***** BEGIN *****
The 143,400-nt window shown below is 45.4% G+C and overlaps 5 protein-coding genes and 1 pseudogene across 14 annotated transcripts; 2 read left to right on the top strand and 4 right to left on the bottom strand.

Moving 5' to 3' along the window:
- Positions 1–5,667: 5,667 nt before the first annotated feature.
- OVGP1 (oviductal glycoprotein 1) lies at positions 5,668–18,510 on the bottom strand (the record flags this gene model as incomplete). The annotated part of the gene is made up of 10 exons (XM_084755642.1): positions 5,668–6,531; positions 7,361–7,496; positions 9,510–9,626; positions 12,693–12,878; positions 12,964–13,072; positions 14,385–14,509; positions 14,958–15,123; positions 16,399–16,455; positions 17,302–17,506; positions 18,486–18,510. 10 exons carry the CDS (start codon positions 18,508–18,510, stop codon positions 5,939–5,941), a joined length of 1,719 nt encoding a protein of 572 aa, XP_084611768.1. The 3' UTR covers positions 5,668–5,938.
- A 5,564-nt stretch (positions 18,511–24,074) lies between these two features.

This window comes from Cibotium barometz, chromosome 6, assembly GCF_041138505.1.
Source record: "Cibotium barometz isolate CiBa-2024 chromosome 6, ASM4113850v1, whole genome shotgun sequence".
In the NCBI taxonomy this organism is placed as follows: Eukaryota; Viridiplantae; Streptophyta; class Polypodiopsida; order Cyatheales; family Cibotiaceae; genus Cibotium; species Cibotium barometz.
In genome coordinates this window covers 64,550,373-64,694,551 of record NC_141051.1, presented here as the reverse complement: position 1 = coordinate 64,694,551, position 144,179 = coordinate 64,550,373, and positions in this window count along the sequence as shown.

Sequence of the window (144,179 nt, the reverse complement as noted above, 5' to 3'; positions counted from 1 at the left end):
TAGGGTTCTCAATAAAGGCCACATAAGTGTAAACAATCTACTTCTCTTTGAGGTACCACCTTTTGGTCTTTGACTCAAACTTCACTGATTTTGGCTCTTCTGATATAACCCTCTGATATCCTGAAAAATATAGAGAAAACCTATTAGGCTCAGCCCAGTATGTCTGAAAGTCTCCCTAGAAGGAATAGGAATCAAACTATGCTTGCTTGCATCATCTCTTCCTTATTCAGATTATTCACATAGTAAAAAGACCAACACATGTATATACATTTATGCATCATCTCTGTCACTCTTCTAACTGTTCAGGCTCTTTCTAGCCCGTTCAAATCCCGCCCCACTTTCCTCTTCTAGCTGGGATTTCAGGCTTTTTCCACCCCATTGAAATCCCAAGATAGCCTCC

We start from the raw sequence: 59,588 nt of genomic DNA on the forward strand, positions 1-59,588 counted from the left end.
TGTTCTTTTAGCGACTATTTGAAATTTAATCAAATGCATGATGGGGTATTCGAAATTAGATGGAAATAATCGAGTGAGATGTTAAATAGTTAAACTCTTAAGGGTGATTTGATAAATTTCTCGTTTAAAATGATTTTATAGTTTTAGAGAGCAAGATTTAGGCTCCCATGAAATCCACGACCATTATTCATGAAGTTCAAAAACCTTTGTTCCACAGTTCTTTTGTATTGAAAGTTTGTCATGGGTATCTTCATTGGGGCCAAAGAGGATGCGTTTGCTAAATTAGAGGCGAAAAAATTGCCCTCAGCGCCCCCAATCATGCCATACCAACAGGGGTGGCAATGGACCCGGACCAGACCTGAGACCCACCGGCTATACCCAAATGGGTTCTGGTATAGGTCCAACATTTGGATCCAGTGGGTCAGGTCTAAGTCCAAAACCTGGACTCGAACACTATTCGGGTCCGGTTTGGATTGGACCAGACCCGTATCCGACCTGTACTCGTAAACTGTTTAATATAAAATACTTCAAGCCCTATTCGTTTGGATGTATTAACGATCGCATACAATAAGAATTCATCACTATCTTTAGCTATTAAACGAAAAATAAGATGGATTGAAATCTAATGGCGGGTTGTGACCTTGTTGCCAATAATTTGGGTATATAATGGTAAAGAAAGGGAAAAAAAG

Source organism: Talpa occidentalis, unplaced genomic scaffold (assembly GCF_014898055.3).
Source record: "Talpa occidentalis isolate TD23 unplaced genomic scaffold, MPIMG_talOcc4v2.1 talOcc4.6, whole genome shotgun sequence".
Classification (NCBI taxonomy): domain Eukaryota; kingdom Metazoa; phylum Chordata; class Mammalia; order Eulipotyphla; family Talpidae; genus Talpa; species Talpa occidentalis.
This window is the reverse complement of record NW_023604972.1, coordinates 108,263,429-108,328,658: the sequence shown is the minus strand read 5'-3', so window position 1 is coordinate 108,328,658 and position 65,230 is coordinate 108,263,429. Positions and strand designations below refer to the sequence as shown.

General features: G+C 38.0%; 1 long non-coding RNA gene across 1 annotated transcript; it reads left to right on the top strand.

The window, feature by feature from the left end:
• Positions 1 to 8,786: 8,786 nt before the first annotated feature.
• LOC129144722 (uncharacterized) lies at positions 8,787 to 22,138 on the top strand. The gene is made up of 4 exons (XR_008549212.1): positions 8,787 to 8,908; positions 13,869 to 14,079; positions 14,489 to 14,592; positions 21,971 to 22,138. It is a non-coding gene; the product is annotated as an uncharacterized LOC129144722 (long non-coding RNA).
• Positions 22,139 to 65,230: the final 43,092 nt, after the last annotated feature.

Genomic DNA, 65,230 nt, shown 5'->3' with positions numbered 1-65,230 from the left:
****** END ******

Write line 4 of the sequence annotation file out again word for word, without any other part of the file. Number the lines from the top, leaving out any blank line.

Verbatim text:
- OVGP1 (oviductal glycoprotein 1) lies at positions 5,668–18,510 on the bottom strand (the record flags this gene model as incomplete). The annotated part of the gene is made up of 10 exons (XM_084755642.1): positions 5,668–6,531; positions 7,361–7,496; positions 9,510–9,626; positions 12,693–12,878; positions 12,964–13,072; positions 14,385–14,509; positions 14,958–15,123; positions 16,399–16,455; positions 17,302–17,506; positions 18,486–18,510. 10 exons carry the CDS (start codon positions 18,508–18,510, stop codon positions 5,939–5,941), a joined length of 1,719 nt encoding a protein of 572 aa, XP_084611768.1. The 3' UTR covers positions 5,668–5,938.